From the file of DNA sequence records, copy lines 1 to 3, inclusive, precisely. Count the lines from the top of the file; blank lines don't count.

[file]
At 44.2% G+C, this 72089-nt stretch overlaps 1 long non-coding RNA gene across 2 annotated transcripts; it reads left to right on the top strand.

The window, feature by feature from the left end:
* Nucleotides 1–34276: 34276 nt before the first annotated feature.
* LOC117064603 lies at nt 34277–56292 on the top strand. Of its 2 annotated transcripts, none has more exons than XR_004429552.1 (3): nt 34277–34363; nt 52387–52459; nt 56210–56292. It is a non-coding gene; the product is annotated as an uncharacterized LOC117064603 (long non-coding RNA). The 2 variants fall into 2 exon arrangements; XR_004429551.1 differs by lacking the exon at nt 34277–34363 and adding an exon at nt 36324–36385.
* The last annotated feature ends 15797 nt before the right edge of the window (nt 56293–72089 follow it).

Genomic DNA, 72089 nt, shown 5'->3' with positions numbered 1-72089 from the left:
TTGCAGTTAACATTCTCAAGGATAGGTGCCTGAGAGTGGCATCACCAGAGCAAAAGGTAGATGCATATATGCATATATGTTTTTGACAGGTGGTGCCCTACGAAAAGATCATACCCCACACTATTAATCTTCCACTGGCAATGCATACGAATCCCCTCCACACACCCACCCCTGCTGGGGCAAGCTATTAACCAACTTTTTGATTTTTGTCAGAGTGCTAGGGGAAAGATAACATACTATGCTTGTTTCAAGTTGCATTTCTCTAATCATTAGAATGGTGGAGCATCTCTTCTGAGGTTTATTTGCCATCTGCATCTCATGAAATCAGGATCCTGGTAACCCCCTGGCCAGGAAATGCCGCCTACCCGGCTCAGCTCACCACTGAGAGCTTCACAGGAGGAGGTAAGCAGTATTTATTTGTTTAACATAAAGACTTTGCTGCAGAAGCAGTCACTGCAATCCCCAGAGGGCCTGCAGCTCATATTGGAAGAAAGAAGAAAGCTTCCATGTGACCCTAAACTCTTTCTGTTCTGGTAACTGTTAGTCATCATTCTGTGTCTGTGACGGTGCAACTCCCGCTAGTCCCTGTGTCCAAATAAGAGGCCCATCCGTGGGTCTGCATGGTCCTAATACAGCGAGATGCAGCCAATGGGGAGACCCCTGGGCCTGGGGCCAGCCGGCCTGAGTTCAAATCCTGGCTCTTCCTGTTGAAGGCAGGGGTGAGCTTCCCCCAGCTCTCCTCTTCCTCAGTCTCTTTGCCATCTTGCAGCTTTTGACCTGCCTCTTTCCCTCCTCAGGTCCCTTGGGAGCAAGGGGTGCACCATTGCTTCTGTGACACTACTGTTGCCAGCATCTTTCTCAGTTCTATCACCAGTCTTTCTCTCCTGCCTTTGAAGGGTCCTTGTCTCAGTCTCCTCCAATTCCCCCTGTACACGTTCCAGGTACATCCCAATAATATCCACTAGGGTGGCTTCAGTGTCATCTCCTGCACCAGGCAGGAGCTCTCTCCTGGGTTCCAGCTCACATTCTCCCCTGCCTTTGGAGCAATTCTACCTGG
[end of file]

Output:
At 44.2% G+C, this 72089-nt stretch overlaps 1 long non-coding RNA gene across 2 annotated transcripts; it reads left to right on the top strand.

The window, feature by feature from the left end:
* Nucleotides 1–34276: 34276 nt before the first annotated feature.